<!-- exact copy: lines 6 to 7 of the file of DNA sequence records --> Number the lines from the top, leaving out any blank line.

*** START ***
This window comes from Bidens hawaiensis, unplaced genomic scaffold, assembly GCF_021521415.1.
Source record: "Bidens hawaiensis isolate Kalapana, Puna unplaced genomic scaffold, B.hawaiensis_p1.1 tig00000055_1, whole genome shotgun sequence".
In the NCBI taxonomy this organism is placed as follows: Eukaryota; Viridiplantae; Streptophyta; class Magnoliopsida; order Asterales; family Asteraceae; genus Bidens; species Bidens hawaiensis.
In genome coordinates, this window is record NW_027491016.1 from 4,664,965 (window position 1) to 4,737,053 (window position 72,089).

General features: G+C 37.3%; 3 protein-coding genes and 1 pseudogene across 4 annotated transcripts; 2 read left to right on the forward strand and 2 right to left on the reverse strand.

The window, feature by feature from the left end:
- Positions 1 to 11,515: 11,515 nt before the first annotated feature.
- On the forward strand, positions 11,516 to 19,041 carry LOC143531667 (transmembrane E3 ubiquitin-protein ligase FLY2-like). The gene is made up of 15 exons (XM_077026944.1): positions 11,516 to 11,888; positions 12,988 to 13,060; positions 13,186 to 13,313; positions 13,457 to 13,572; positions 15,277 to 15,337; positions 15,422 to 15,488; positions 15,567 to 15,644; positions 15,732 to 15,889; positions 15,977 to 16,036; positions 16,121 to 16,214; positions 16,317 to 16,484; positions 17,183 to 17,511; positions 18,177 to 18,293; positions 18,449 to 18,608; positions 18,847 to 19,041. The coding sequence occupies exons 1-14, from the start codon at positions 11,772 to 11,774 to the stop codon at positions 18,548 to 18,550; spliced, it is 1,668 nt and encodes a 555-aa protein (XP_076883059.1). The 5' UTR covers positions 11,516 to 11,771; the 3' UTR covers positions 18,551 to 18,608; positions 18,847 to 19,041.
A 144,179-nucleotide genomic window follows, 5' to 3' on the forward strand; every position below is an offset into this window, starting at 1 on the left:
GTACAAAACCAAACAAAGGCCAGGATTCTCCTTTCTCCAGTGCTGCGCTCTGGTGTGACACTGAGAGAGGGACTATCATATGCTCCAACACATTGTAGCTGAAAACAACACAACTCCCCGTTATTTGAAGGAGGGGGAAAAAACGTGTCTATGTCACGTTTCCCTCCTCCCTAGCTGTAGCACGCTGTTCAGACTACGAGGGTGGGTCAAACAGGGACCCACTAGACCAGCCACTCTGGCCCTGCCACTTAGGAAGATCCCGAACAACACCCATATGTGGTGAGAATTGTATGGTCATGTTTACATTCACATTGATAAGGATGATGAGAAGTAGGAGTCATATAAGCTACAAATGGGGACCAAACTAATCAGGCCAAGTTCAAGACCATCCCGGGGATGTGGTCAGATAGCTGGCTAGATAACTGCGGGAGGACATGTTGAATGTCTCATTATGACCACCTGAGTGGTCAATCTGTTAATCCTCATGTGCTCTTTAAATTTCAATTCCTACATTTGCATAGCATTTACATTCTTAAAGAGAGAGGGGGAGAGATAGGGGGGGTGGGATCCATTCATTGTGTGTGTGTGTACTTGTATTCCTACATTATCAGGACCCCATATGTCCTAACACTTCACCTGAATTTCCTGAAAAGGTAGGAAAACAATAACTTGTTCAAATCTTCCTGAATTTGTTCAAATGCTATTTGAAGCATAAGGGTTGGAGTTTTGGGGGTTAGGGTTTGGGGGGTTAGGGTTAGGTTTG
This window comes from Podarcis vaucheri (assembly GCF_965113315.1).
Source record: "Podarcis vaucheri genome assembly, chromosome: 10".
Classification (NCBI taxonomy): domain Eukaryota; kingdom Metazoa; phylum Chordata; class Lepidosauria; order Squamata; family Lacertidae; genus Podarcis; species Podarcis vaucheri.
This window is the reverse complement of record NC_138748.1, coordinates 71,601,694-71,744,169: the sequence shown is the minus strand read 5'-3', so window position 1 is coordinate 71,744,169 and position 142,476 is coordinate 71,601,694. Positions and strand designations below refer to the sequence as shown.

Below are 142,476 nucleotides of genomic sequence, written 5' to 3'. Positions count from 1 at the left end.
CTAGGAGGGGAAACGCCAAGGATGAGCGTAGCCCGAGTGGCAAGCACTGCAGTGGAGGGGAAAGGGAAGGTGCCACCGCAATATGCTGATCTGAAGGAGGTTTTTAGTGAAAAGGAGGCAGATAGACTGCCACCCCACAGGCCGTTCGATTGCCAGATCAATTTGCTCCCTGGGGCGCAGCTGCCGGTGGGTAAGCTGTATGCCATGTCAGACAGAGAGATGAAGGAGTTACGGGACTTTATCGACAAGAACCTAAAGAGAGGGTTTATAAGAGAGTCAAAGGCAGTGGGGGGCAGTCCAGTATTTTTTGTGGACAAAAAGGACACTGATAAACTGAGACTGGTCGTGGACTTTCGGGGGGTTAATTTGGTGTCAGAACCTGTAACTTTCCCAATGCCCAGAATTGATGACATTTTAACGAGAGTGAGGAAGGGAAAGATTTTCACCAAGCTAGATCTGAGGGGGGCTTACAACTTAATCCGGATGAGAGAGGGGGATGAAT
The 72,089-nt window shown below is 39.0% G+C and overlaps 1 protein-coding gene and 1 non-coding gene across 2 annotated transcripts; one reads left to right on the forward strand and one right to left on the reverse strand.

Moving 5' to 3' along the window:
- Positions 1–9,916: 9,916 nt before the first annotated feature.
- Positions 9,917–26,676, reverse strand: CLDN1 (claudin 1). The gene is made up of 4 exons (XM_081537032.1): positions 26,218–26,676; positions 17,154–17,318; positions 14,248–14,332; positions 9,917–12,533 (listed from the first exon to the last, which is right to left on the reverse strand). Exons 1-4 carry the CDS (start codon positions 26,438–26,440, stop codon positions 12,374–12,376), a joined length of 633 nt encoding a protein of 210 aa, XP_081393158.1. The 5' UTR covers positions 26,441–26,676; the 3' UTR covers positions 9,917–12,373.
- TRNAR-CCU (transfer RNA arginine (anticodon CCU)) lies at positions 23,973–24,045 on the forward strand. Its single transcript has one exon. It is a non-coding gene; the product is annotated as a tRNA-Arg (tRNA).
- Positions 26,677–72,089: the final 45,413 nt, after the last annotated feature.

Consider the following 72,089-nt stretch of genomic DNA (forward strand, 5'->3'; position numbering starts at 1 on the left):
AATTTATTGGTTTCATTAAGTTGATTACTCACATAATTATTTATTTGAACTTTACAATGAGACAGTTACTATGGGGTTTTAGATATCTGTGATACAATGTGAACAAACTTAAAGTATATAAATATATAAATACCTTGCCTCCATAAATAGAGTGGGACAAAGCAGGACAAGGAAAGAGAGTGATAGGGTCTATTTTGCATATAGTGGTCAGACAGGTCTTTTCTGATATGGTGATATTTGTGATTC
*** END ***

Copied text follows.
The window, feature by feature from the left end:
- Positions 1 to 11,515: 11,515 nt before the first annotated feature.